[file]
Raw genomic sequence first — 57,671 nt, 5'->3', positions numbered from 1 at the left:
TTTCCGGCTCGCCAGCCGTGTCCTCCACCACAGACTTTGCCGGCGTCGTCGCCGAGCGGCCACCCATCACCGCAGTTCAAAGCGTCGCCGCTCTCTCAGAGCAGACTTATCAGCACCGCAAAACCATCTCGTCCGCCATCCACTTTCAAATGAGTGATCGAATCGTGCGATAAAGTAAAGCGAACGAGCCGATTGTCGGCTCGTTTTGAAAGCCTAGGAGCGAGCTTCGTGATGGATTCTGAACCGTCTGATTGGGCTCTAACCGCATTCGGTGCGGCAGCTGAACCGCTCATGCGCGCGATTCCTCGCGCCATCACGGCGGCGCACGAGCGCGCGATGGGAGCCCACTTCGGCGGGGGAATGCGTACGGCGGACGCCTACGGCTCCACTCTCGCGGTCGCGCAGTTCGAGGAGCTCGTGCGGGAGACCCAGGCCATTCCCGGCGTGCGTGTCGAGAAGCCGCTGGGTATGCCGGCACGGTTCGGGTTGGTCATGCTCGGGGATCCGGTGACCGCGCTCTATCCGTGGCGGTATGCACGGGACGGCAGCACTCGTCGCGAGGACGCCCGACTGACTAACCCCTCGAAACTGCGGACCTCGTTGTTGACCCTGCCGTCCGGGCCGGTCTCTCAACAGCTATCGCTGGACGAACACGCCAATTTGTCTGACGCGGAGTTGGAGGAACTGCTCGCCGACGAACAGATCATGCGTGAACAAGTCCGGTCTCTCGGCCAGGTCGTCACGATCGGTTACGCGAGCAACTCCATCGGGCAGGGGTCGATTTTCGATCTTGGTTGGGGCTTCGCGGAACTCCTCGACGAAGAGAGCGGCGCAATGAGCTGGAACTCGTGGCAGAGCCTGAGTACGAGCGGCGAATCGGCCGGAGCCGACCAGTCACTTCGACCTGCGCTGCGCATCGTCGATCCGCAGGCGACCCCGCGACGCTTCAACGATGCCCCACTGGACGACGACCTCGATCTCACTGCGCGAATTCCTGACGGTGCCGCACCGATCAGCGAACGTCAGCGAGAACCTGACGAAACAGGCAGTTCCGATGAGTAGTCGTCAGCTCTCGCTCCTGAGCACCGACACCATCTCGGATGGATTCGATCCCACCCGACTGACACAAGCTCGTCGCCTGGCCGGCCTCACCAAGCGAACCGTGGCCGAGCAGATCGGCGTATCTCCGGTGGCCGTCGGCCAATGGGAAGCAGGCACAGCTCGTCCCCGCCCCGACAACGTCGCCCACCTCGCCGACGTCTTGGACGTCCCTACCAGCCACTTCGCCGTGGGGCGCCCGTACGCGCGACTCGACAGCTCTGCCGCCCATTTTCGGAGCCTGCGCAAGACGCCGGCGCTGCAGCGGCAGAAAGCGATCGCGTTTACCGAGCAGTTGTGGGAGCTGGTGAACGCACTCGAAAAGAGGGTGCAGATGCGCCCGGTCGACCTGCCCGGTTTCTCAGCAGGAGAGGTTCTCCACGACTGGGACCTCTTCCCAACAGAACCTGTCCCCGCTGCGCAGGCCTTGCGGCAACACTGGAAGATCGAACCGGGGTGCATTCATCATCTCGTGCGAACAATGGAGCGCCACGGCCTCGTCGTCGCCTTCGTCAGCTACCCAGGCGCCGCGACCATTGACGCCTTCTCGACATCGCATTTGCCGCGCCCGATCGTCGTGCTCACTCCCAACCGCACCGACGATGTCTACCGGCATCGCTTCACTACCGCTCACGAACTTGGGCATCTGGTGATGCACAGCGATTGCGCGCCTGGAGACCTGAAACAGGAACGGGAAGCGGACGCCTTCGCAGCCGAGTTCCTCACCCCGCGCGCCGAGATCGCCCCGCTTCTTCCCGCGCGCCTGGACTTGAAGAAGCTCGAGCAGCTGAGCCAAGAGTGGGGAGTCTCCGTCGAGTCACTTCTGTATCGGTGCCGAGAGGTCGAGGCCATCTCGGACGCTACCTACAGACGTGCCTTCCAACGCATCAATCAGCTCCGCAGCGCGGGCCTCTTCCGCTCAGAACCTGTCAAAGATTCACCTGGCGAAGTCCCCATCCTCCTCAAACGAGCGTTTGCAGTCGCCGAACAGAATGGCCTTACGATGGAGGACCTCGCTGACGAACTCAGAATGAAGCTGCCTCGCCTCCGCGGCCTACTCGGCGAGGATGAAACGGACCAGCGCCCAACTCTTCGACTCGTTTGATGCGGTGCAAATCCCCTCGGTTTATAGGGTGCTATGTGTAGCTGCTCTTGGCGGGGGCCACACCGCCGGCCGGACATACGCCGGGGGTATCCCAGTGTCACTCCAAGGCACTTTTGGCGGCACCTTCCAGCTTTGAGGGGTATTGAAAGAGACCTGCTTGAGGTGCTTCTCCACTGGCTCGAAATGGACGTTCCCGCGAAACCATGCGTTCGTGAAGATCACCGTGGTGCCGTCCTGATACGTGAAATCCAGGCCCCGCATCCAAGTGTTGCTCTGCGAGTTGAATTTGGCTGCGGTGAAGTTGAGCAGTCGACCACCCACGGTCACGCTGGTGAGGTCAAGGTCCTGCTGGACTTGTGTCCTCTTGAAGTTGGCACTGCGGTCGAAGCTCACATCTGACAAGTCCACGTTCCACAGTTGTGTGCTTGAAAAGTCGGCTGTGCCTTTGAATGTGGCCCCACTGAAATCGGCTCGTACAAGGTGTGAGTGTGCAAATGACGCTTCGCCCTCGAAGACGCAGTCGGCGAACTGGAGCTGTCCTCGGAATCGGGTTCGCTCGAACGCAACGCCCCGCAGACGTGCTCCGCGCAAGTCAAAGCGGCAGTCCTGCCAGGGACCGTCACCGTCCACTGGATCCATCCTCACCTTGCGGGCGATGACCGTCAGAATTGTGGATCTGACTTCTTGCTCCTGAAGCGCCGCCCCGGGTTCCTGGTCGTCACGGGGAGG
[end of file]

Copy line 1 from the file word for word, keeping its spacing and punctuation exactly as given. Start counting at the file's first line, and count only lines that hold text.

Raw genomic sequence first — 57,671 nt, 5'->3', positions numbered from 1 at the left: